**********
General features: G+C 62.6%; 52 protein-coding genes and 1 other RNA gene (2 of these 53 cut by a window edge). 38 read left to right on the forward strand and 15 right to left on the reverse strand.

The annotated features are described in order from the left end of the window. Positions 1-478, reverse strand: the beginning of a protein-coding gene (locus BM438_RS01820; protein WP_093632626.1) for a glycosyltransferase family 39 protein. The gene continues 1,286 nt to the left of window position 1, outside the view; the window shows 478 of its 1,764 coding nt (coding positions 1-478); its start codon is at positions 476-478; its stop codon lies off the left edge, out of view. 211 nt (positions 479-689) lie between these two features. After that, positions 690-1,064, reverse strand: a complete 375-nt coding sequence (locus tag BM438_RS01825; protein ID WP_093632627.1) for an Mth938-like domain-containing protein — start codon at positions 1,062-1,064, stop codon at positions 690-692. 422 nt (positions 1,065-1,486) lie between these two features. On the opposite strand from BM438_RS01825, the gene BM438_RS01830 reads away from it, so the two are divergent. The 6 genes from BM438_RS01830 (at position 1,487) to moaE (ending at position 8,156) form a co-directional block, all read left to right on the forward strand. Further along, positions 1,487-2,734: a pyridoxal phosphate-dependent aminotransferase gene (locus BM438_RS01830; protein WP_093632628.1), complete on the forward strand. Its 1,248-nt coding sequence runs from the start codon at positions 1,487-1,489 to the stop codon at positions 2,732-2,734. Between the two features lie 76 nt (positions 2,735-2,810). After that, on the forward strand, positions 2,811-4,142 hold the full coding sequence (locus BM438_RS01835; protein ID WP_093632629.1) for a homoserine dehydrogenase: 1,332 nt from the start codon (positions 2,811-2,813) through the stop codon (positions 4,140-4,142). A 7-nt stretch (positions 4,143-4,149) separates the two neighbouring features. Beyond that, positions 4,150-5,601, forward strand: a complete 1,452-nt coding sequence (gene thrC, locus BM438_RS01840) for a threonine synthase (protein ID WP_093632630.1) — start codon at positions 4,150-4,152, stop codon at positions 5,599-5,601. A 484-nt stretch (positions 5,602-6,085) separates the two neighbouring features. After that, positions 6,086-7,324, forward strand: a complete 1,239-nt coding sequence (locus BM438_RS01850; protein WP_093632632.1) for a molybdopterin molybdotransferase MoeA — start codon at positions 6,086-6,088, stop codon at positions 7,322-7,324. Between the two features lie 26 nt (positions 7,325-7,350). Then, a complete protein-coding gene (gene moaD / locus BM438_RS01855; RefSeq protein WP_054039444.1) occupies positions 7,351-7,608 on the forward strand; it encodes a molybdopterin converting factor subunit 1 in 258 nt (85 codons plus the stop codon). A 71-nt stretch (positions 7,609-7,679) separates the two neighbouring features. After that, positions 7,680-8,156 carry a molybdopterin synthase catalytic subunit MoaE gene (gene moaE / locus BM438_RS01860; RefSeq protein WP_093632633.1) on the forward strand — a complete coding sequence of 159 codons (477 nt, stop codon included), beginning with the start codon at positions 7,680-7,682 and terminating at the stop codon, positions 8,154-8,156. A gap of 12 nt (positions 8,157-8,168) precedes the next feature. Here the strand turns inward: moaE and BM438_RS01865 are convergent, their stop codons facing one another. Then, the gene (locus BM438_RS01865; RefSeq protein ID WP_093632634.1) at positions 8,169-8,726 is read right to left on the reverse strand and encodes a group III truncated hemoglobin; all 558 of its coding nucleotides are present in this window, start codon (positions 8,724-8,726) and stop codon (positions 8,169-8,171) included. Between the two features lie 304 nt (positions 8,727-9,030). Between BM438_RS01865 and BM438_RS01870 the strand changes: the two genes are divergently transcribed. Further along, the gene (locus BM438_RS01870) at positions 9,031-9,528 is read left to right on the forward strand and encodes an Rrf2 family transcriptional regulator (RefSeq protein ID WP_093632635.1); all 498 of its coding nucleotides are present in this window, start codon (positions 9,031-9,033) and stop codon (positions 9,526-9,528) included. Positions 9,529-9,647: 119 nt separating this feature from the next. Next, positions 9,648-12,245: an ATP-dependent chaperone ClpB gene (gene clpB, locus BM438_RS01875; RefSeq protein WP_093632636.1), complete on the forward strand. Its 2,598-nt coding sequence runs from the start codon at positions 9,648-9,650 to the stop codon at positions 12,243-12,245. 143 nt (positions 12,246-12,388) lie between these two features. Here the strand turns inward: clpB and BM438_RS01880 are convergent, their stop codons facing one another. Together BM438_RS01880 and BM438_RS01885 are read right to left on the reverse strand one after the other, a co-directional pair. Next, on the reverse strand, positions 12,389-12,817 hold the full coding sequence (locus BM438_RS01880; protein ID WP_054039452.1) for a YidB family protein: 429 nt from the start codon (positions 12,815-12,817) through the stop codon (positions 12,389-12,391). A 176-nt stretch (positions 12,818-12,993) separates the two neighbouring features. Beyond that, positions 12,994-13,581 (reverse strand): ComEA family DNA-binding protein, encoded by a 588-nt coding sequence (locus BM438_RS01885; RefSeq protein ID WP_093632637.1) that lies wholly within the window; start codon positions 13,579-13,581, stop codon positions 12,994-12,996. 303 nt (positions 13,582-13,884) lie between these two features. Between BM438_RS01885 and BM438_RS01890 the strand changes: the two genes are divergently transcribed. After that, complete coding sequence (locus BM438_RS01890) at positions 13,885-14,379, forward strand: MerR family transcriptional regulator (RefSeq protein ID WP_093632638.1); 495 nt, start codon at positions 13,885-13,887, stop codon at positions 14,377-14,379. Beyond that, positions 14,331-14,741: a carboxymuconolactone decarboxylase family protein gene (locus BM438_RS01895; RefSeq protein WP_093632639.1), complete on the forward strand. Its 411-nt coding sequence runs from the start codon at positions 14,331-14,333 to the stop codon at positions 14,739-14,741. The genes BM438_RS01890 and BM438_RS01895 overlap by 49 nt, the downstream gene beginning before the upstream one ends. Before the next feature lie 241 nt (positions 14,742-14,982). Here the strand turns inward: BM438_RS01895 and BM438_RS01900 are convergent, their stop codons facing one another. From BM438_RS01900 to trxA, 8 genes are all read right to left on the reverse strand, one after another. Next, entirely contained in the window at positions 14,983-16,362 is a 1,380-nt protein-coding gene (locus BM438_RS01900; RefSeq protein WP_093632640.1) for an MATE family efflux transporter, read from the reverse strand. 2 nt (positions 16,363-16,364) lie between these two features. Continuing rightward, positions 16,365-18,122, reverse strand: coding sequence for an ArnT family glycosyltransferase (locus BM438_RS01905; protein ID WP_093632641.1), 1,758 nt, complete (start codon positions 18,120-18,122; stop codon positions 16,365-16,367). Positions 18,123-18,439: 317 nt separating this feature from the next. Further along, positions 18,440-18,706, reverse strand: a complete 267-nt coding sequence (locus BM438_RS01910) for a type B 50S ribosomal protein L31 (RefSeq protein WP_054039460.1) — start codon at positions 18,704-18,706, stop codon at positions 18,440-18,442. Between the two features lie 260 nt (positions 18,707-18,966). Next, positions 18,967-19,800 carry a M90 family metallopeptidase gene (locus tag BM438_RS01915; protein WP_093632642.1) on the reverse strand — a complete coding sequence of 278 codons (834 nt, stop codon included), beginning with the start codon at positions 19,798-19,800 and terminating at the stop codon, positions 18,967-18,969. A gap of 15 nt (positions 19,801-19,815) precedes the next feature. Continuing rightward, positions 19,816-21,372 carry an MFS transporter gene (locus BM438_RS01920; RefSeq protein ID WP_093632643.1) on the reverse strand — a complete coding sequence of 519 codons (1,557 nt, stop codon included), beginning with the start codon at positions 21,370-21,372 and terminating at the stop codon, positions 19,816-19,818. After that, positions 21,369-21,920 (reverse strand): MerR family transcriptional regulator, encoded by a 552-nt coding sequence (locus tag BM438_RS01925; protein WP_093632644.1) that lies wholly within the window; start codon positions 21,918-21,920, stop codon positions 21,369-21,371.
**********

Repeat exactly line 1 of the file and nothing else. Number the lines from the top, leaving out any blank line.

General features: G+C 62.6%; 52 protein-coding genes and 1 other RNA gene (2 of these 53 cut by a window edge). 38 read left to right on the forward strand and 15 right to left on the reverse strand.